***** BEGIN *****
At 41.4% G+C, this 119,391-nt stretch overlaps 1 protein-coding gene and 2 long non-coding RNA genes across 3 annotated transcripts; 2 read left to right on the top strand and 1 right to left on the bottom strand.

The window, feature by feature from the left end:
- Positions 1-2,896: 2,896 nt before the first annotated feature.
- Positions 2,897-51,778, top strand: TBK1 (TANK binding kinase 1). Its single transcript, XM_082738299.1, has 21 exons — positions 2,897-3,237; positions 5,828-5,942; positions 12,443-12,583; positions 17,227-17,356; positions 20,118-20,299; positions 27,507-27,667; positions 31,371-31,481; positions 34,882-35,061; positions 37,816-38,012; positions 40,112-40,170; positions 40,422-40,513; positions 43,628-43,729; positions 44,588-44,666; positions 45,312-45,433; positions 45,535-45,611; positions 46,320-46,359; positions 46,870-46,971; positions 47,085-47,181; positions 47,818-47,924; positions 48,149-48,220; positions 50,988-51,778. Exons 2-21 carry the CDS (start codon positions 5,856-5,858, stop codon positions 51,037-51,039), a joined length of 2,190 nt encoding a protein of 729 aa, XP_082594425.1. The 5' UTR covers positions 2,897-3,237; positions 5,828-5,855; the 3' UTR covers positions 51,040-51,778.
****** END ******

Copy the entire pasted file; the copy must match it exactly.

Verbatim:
At 41.4% G+C, this 119,391-nt stretch overlaps 1 protein-coding gene and 2 long non-coding RNA genes across 3 annotated transcripts; 2 read left to right on the top strand and 1 right to left on the bottom strand.

The window, feature by feature from the left end:
- Positions 1-2,896: 2,896 nt before the first annotated feature.
- Positions 2,897-51,778, top strand: TBK1 (TANK binding kinase 1). Its single transcript, XM_082738299.1, has 21 exons — positions 2,897-3,237; positions 5,828-5,942; positions 12,443-12,583; positions 17,227-17,356; positions 20,118-20,299; positions 27,507-27,667; positions 31,371-31,481; positions 34,882-35,061; positions 37,816-38,012; positions 40,112-40,170; positions 40,422-40,513; positions 43,628-43,729; positions 44,588-44,666; positions 45,312-45,433; positions 45,535-45,611; positions 46,320-46,359; positions 46,870-46,971; positions 47,085-47,181; positions 47,818-47,924; positions 48,149-48,220; positions 50,988-51,778. Exons 2-21 carry the CDS (start codon positions 5,856-5,858, stop codon positions 51,037-51,039), a joined length of 2,190 nt encoding a protein of 729 aa, XP_082594425.1. The 5' UTR covers positions 2,897-3,237; positions 5,828-5,855; the 3' UTR covers positions 51,040-51,778.